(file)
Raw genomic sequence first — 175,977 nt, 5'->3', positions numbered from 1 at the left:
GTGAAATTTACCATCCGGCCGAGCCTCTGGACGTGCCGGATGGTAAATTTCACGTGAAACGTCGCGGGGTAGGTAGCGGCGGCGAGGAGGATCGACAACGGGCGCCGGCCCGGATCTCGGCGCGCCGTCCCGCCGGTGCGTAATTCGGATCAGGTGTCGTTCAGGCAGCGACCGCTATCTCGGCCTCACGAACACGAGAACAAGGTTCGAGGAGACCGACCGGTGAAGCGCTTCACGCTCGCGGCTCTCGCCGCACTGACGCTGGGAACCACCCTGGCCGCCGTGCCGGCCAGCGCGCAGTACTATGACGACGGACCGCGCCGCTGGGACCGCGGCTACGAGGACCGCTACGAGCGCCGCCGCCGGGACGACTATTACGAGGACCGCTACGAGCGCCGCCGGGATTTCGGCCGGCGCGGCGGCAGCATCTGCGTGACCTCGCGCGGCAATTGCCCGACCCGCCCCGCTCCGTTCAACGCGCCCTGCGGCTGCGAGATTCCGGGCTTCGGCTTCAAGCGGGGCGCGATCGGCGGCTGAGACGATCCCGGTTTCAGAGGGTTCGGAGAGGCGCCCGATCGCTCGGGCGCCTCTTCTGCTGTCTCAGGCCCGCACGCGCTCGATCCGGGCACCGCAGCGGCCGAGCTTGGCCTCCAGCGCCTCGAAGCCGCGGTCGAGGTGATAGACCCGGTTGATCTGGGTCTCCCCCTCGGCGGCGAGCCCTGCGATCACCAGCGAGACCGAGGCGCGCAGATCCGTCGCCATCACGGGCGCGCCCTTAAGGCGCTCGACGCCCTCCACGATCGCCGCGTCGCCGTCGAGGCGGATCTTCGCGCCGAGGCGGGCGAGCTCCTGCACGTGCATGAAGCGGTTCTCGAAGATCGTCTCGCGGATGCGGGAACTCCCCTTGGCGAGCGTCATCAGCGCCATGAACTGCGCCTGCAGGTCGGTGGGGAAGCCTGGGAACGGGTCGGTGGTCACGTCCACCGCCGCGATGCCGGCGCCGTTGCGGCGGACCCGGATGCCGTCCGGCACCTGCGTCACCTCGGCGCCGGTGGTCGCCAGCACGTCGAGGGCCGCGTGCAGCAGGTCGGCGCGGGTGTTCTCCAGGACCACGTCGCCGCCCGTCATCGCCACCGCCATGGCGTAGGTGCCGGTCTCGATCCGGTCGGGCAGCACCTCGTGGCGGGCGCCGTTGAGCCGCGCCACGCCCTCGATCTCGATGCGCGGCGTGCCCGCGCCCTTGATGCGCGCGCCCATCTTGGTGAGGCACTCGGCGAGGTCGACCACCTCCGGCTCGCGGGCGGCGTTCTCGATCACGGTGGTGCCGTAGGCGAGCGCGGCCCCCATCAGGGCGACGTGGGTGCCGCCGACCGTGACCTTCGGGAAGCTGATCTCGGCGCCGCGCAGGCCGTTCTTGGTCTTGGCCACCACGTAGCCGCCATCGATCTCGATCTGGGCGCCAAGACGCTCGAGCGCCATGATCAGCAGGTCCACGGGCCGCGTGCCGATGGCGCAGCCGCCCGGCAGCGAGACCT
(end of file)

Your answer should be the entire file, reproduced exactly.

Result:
Raw genomic sequence first — 175,977 nt, 5'->3', positions numbered from 1 at the left:
GTGAAATTTACCATCCGGCCGAGCCTCTGGACGTGCCGGATGGTAAATTTCACGTGAAACGTCGCGGGGTAGGTAGCGGCGGCGAGGAGGATCGACAACGGGCGCCGGCCCGGATCTCGGCGCGCCGTCCCGCCGGTGCGTAATTCGGATCAGGTGTCGTTCAGGCAGCGACCGCTATCTCGGCCTCACGAACACGAGAACAAGGTTCGAGGAGACCGACCGGTGAAGCGCTTCACGCTCGCGGCTCTCGCCGCACTGACGCTGGGAACCACCCTGGCCGCCGTGCCGGCCAGCGCGCAGTACTATGACGACGGACCGCGCCGCTGGGACCGCGGCTACGAGGACCGCTACGAGCGCCGCCGCCGGGACGACTATTACGAGGACCGCTACGAGCGCCGCCGGGATTTCGGCCGGCGCGGCGGCAGCATCTGCGTGACCTCGCGCGGCAATTGCCCGACCCGCCCCGCTCCGTTCAACGCGCCCTGCGGCTGCGAGATTCCGGGCTTCGGCTTCAAGCGGGGCGCGATCGGCGGCTGAGACGATCCCGGTTTCAGAGGGTTCGGAGAGGCGCCCGATCGCTCGGGCGCCTCTTCTGCTGTCTCAGGCCCGCACGCGCTCGATCCGGGCACCGCAGCGGCCGAGCTTGGCCTCCAGCGCCTCGAAGCCGCGGTCGAGGTGATAGACCCGGTTGATCTGGGTCTCCCCCTCGGCGGCGAGCCCTGCGATCACCAGCGAGACCGAGGCGCGCAGATCCGTCGCCATCACGGGCGCGCCCTTAAGGCGCTCGACGCCCTCCACGATCGCCGCGTCGCCGTCGAGGCGGATCTTCGCGCCGAGGCGGGCGAGCTCCTGCACGTGCATGAAGCGGTTCTCGAAGATCGTCTCGCGGATGCGGGAACTCCCCTTGGCGAGCGTCATCAGCGCCATGAACTGCGCCTGCAGGTCGGTGGGGAAGCCTGGGAACGGGTCGGTGGTCACGTCCACCGCCGCGATGCCGGCGCCGTTGCGGCGGACCCGGATGCCGTCCGGCACCTGCGTCACCTCGGCGCCGGTGGTCGCCAGCACGTCGAGGGCCGCGTGCAGCAGGTCGGCGCGGGTGTTCTCCAGGACCACGTCGCCGCCCGTCATCGCCACCGCCATGGCGTAGGTGCCGGTCTCGATCCGGTCGGGCAGCACCTCGTGGCGGGCGCCGTTGAGCCGCGCCACGCCCTCGATCTCGATGCGCGGCGTGCCCGCGCCCTTGATGCGCGCGCCCATCTTGGTGAGGCACTCGGCGAGGTCGACCACCTCCGGCTCGCGGGCGGCGTTCTCGATCACGGTGGTGCCGTAGGCGAGCGCGGCCCCCATCAGGGCGACGTGGGTGCCGCCGACCGTGACCTTCGGGAAGCTGATCTCGGCGCCGCGCAGGCCGTTCTTGGTCTTGGCCACCACGTAGCCGCCATCGATCTCGATCTGGGCGCCAAGACGCTCGAGCGCCATGATCAGCAGGTCCACGGGCCGCGTGCCGATGGCGCAGCCGCCCGGCAGCGAGACCT